By Bob Smietana
UPDATE: Last year, an Ohio law professor said the U.S. Supreme Court needed to address whether pastors had to perform same-sex weddings, even if they held religious objections.
In the recent Masterpiece Cakes decision, the court did just that—and the answer is no.
“When it comes to weddings, it can be assumed that a member of the clergy who objects to gay marriage on moral and religious grounds could not be compelled to perform the ceremony without denial of his or her right to the free exercise of religion,” the court said in its ruling.
“This refusal would be well understood in our constitutional order as an exercise of religion, an exercise that gay persons could recognize and accept without serious diminishment to their own dignity and worth.”
Ohio State law professor Marc Spindelman raised the question in hearings before the Ohio legislature about House Bill 36—also known as the “Pastor Protection Act.”
The bill is one of seven nationwide that address whether pastors and churches have to take part in same sex-weddings—even if they have objections.
Spindelman argued that the Supreme Court—not the state—had to decide the issue.
Lawmakers in Ohio disagreed, and last week, the Ohio House of Representatives passed the bill.
A law professor in Ohio argues that pastors might have to perform same-sex weddings for anyone who asks—even if they object.
It’s up to the U.S. Supreme Court to decide, says Marc Spindelman, a law professor at Ohio State University.
Testifying last year before the Ohio state legislature, Spindelman said the Supreme Court’s ruling on same-sex marriage could “expose clergy to some liability.”
And the high court—not states—has the authority to decide whether the First Amendment protects clergy when it comes to weddings.
“Those protections must await a ruling by the U.S. Supreme Court announcing that the federal Constitution both recognizes a right to marriage that protects same-sex couples and that accommodates the rights of clergy to refuse to take part in them,” said Spindelman.
He testified last year in hearings before the Ohio state legislature about House Bill 36—also known as the “Pastor Protection Act.” Spindelman argued the bill was unconstitutional.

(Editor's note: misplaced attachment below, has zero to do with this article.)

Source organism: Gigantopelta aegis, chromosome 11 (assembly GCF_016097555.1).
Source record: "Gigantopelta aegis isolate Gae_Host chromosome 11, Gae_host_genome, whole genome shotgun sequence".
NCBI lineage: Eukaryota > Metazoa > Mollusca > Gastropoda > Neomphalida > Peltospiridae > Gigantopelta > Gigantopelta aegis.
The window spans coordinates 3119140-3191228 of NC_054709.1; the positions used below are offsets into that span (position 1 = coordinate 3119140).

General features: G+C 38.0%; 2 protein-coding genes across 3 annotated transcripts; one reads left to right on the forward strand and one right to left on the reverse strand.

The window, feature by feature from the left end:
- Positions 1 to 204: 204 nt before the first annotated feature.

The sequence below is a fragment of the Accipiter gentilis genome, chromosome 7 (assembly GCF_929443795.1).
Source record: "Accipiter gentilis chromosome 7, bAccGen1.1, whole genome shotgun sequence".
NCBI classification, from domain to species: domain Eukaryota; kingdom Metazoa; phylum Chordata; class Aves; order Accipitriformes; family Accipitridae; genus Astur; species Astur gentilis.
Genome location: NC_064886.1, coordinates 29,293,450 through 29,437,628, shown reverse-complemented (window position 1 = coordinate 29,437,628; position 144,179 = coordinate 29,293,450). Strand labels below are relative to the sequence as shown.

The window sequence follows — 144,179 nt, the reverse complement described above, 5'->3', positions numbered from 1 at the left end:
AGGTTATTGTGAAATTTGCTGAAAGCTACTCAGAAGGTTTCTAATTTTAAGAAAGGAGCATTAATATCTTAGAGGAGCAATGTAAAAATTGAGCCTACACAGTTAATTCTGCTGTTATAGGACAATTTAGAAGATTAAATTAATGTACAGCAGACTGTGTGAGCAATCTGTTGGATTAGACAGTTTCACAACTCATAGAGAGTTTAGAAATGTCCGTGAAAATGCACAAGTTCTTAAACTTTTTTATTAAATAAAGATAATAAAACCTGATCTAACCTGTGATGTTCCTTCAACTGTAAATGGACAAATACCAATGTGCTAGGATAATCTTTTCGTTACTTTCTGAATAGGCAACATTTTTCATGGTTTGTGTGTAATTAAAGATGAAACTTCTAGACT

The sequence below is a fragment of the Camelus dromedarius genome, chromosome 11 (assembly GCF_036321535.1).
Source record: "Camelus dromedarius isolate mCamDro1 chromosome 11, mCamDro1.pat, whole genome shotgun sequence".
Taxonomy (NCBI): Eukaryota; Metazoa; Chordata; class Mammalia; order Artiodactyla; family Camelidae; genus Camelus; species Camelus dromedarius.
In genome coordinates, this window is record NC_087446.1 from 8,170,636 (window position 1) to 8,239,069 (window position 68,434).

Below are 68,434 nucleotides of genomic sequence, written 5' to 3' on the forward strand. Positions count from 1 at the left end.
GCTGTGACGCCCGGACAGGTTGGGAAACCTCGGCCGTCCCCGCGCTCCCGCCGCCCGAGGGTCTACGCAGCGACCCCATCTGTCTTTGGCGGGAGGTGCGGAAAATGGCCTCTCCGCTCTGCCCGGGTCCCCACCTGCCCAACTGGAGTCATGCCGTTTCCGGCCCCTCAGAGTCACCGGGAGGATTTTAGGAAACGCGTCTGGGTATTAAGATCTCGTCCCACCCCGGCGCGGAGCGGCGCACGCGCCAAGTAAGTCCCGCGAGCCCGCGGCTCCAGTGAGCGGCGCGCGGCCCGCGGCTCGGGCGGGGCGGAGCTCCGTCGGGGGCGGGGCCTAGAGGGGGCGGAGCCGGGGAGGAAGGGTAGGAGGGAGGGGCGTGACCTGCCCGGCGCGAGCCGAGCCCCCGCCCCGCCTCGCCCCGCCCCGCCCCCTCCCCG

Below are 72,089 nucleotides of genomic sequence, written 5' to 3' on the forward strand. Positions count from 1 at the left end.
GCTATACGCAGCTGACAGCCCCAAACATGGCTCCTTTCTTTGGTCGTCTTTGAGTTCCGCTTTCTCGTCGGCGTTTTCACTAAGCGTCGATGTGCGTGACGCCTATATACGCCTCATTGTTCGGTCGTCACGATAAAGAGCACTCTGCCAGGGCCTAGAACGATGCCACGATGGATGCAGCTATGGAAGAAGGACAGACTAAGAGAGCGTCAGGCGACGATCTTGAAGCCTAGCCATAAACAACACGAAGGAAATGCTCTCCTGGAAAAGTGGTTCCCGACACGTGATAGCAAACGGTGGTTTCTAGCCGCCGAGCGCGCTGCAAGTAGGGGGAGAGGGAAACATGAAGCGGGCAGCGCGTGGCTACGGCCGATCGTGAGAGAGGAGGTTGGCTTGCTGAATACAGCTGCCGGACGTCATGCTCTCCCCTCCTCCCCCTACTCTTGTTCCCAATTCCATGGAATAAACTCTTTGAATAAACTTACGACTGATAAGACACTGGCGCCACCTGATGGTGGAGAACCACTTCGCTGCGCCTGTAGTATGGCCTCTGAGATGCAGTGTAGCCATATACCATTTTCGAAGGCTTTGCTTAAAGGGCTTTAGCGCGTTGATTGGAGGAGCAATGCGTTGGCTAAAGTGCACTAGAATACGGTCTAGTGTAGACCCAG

Because pastors can perform civil marriages, he said, they can’t discriminate.
“H.B. 36’s creation of both permission and immunities for the clergy to choose not to solemnize marriages they are otherwise empowered to perform is by practical effect an authorization for discrimination on religious grounds,” he said.
Last week the Ohio House of Representatives passed the bill, which makes it clear pastors and churches can turn down same-sex weddings if they wish.
Under the bill, ministers and “religious societies” can opt out of hosting a wedding or solemnizing any marriage that violates their sincerely held religious beliefs.
The bill, approved 61-29, now heads to the Ohio state senate. It’s one of seven similar bills nationwide.
Bills in Missouri, New Jersey, Louisiana, and West Virginia also would allow clergy or churches to turn down weddings. A bill in Iowa lets religious groups place faith-based restrictions on the use of their property. Other bills say religious groups can’t be required to be involved with a wedding to which they object.
Republican Rep. Nino Vitale, who sponsored the Ohio bill, said it was a response to nondiscrimination laws passed in several Ohio cities.
Those laws could affect churches, he believes. So the bill was necessary, said Vitale in a statement.
“This bill was crafted in a very specific way to be a shield, not a sword,” he said.
A 2016 LifeWay Research study found only 11 percent of Protestant pastors say they’ve been asked to perform a same-sex wedding.
According to the Dayton Daily News, about 70 pastors and church groups testified in support of the bill. One of them was Brian Kershaw of East Dayton Baptist Church, who told the Daily News the bill protects “the convictional voices of pastors.”
Equality Ohio, which advocates LGBT rights, agrees pastors should not have to marry a couple if they have religious objections.
“The problem with the bill is not that clergy can choose not to marry someone if it goes against their faith,” Equality said in a statement. “They currently have, and should have, that right.”
But the group argues the bill goes too far. If a religious organization rents out its space, then it should serve everyone, it says. Equality Ohio fears the current version of the bill would allow a religious group to turn down interfaith couples and interracial couples, along with same-sex couples.
“Property and services rented to the public at large must be available to all, regardless of race, sex, religion, and other protected characteristics,” Equality said in a statement.
Churches and risk
In at least one other state, a court ruled a religious group—the Ocean Grove Camp Meeting Association in New Jersey—violated the law when it turned down a same-sex couple’s request to hold a wedding on its property.
Churches face some risk if they allow outside groups—including wedding parties—to rent their facilities, according to a guide to facility use from Brotherhood Mutual, a major church insurance company.
“If a ministry rents its meeting hall, auditorium, gymnasium, etc., to the public for a fee, courts are more likely to require the organization to rent the facility to all who seek to reserve it,” says Brotherhood Mutual.
If a church rents its facilities, having a written statement of belief and a facilities use agreement can be essential. And before renting a facility to an outside group, think through whether that rental fits the church’s mission, say legal experts.
- Study Explores Pastors’ Views on LGBT and the Church
- How to Avoid Building Related Headaches
- Why This Christian Group Wants to End Marriage Licenses
- Church Sued for $2.3 Million Over LGBT Event
BOB SMIETANA (@BobSmietana) is senior writer at Facts & Trends.